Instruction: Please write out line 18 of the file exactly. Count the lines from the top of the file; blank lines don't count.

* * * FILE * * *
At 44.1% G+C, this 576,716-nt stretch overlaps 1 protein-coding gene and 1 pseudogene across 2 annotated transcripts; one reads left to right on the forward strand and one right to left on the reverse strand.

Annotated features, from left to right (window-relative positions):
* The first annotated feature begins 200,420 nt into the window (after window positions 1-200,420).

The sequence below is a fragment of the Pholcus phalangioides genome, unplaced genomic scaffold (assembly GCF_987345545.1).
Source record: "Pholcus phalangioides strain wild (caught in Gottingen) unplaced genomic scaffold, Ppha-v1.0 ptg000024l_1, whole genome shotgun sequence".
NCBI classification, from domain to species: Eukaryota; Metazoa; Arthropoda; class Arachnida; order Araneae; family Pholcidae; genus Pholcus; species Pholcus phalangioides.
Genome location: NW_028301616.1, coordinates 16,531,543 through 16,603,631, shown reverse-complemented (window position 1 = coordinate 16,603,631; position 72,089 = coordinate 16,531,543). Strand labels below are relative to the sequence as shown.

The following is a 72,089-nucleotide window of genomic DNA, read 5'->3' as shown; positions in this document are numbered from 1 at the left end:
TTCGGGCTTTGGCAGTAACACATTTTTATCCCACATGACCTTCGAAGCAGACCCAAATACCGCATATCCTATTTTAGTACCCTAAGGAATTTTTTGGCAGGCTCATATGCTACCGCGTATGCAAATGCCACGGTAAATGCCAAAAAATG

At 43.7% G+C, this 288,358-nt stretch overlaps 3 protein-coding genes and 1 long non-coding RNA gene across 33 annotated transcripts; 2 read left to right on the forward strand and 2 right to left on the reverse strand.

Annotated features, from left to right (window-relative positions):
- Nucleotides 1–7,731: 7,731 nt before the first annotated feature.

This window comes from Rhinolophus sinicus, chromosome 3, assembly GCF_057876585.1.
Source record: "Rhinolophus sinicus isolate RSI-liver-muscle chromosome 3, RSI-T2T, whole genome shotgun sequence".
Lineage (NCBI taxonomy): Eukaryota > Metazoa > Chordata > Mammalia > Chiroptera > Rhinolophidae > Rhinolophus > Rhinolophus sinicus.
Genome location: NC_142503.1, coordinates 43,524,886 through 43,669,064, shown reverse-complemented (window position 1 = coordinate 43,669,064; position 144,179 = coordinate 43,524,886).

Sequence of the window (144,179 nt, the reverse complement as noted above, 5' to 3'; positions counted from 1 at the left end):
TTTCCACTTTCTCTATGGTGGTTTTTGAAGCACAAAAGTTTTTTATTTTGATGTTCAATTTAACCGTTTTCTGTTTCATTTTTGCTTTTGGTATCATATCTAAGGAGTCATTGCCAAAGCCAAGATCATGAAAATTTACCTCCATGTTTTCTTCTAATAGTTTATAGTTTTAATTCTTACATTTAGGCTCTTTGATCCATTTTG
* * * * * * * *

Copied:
TTTCCACTTTCTCTATGGTGGTTTTTGAAGCACAAAAGTTTTTTATTTTGATGTTCAATTTAACCGTTTTCTGTTTCATTTTTGCTTTTGGTATCATATCTAAGGAGTCATTGCCAAAGCCAAGATCATGAAAATTTACCTCCATGTTTTCTTCTAATAGTTTATAGTTTTAATTCTTACATTTAGGCTCTTTGATCCATTTTG